Ray Vanderburgh
Ray Vanderburgh

Obituary of Ray Vanderburgh

Clarence Raymond "Ray" Vanderburgh, P. Eng.

Ray Vanderburgh passed peacefully with his children at his side in Orangeville on Monday, February 14, 2022, completing the circle 89 years to the day of his birth. He follows his beloved Nellie (Jane Castel Vanderburgh) and is now surely reunited with her under the full moon. 

Ray was born in Toronto and raised in Leaside. He had a lifelong love of airplanes. After graduating Leaside Highschool, he enrolled in University of Toronto’s Aeronautical Engineering program. While at U of T, he became a commissioned aeronautical officer through the RCAF Reserve Training Plan and was posted to Aylmer, Ontario in his 3rd summer. 

Determined to learn to fly before his posting, Ray signed up for flight school and parked himself at Toronto Island Airport from dawn to dusk each day to take advantage of any available plane and instructor, and without regard for weather conditions. The strategy paid off as he was able to achieve the requisite hours and get his license in two weeks! When asked why he never kept up recreational flying, Ray responded that his real goal was to be a fighter pilot, but his eyesight disqualified him.

He joined De Havilland of Canada in 1955 where he did performance measurement and wind-tunnel and other testing of various aircraft. He also handicapped several air races, including the Women’s International Air Race to Cuba.

In 1958, he turned to teaching. Over his 15 years as a teacher of physics, math, and chemistry at Northview Collegiate and Westview High School in North York, he enjoyed mentoring special interest clubs, introducing novel approaches to stimulate learning, and participating in the summer enrichment program. He was named head of physics and science respectively while at Westview. 


Disillusionment with the education system led Ray to a successful 3rd career in industrial noise control. He was first exposed to the field while teaching when, one summer, he solved a product design problem that helped a friend get a fledgling business off the ground. He rejoined Vibro Acoustics full time in the late 70’s, holding roles in product development, special projects, and global licensing. Ray was proud to have helped the company grow from its initial roots into a global business – and to have contributed to many high-profile noise control projects around the world, including Roy Thompson Hall in Toronto.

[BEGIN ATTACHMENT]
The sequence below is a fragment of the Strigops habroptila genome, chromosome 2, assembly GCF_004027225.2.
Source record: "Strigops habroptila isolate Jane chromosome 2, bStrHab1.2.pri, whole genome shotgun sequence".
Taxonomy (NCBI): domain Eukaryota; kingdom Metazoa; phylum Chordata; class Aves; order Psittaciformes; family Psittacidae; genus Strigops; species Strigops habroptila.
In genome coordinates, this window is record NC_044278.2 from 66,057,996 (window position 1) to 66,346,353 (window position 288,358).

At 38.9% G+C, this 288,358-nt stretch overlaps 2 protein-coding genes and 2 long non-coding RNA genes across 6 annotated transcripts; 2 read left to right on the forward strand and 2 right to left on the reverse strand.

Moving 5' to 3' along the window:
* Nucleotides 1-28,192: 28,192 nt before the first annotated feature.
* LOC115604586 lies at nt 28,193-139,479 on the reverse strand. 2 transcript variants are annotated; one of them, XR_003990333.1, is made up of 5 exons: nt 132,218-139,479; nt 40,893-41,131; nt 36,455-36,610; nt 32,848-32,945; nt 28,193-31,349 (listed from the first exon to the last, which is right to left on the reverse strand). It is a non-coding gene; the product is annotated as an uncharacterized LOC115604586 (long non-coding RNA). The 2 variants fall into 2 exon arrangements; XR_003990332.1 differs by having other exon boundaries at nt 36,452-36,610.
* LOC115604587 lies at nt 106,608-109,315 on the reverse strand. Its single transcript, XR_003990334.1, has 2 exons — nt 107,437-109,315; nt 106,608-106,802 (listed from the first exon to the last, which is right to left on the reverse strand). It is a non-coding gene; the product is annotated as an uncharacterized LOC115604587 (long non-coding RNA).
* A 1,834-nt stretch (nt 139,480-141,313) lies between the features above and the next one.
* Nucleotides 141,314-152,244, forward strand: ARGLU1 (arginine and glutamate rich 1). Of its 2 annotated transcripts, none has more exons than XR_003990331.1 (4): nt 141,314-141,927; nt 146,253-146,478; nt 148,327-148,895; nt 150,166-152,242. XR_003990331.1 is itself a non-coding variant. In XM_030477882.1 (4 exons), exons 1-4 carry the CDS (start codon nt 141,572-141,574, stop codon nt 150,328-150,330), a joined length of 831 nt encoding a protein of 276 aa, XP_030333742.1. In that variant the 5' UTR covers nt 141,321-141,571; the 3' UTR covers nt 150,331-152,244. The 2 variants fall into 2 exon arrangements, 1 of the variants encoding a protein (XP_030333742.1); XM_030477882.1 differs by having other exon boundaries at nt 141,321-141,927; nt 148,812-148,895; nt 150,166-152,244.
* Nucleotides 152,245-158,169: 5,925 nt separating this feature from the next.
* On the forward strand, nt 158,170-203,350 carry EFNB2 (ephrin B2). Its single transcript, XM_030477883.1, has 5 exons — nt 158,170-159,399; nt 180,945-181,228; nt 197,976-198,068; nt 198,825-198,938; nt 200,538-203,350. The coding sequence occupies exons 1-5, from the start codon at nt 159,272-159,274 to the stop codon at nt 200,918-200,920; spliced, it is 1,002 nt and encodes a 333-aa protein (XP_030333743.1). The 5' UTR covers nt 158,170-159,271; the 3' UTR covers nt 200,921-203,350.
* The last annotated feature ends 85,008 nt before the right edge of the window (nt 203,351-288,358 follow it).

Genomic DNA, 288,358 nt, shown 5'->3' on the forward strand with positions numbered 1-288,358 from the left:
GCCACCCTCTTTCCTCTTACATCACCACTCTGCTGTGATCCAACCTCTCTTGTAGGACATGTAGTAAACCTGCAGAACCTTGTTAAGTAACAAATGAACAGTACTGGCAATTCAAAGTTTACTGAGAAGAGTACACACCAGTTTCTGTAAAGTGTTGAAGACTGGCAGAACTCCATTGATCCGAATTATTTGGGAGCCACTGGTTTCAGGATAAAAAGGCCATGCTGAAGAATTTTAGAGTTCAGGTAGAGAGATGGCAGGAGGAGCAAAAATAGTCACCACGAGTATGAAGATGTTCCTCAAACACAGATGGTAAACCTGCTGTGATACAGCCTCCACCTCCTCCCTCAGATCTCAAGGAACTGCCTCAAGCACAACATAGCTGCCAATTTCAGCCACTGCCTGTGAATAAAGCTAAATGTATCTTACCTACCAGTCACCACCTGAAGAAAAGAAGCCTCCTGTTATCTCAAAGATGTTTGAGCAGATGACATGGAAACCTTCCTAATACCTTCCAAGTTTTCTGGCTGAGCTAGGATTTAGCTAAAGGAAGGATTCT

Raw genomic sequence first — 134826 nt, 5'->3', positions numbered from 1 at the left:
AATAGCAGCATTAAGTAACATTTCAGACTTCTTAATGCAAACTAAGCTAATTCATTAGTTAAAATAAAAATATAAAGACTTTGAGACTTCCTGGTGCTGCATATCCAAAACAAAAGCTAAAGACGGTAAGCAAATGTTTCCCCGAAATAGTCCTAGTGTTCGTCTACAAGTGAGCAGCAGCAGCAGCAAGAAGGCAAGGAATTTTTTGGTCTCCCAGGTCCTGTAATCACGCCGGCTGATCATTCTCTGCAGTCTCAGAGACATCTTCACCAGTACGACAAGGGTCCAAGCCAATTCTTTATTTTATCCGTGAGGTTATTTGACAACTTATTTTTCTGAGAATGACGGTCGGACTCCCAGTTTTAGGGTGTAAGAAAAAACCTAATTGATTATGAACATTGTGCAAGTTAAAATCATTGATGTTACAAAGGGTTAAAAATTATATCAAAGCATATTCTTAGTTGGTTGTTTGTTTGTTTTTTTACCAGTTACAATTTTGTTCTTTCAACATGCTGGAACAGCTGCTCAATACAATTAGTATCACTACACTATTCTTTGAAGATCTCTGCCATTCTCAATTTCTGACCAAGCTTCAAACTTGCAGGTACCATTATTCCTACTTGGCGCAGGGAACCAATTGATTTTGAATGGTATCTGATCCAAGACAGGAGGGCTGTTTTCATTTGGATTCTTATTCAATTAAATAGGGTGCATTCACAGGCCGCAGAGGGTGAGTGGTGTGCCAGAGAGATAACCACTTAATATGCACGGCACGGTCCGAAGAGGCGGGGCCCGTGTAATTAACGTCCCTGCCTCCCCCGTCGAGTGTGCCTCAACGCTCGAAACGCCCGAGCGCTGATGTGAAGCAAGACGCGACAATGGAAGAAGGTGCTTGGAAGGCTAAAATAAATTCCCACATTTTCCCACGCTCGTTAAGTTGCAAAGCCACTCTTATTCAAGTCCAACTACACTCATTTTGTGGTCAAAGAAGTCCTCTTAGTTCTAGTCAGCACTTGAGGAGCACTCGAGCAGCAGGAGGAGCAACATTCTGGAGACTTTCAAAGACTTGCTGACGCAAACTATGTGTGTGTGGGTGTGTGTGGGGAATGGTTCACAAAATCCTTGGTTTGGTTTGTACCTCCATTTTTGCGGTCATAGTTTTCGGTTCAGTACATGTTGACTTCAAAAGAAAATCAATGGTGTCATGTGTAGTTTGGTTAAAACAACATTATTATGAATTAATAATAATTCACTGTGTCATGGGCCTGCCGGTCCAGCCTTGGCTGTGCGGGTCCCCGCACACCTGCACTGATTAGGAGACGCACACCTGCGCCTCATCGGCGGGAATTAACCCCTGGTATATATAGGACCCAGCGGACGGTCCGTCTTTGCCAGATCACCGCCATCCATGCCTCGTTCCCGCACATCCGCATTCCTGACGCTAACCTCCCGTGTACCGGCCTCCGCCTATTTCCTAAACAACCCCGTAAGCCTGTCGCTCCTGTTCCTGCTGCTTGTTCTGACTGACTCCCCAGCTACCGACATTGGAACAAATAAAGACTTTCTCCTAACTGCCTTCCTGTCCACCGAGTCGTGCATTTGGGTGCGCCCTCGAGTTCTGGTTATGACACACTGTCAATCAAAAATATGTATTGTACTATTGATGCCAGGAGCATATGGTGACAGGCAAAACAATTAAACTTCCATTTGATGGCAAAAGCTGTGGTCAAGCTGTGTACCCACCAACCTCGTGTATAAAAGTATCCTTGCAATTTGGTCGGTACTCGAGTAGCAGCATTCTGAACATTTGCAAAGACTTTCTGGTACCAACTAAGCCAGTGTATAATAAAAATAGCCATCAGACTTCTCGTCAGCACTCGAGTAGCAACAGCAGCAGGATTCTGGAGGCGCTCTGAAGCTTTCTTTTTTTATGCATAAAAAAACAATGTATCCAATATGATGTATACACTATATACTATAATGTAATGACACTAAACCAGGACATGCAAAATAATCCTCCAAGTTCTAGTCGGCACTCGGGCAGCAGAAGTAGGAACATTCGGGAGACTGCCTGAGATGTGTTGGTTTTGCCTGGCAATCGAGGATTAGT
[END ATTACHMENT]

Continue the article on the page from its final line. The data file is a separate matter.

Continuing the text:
Ray and Jane moved to Seagrave in 1988, and it was there that a deep-seated love of community started to become apparent in Ray. It was a pattern that would repeat as they moved through Seagrave, Sarasota, FL, and Peterborough in retirement. 


While raising his young family, Ray acquired property and built a cottage on Drag Lake in Haliburton in the 60’s. Over the many summers, it was instrumental in instilling a love of nature across the generations and eventually became Ray and Jane’s full-time residence in 1999.  


The cottage was Ray’s special place. It made him very happy to know his children and grandchildren felt the same connectedness to it. He particularly appreciated the sense of community on the lake and, in recent years, enjoyed actively participating in the Haliburton arts scene. 

After Jane’s passing in 2017, Ray was determined to live on his own at the cottage despite increasing physical challenges. He always had a myriad of design and construction projects on the go and particularly relished the challenge of devising squirrel deterrents for his bird feeders.   


While Ray’s frustration with the teaching profession altered his career trajectory, his love for teaching remained with him his whole life. There was no problem or design challenge too difficult that couldn’t be patiently explained with a pad of graph paper, a No. 2 pencil, a few sketches and/or plot lines, and citation of basic physics principles. Later in life, he enjoyed imparting his knowledge in his volunteer work as a set builder with the Haliburton Highlands Summer Festival Theatre. 

Ray leaves behind his children Anthony (Leslie), Daryl (Linda), Adam, and Gillian (Marc); his step-children Christopher (Dawn), Maria (Thomas), and Marc (Gillian); and his grandchildren Dana, Nicholas, Jaime, Sophie, Adam, Jacqueline, Jean-Paul, Tommy, Allie (Adam), and Stephane (Nate). He will also be remembered by his first wife, Alice Foster. 

The family wishes to thank the caregivers at Lord Dufferin Centre in Orangeville for their welcoming care and for cultivating a sense of “home” during Ray’s winter retreats there in recent years.

A private interment will be scheduled at a future date. In lieu of a visitation or service, the family encourages memories, photos etc. in celebration of Ray’s life to be shared on the Tribute Wall.

Donations in Ray’s memory may also be made to,

The Canadian War Amps:  https://donate.waramps.ca/eforms.aspx?edonate

The Haliburton Highlands Summer Festival: https://www.highlandssummerfestival.on.ca/donate.html

The Headwaters Health Care Centre: https://hhcfoundation.akaraisin.com/ui/donations/donations/start?it=1&amt=50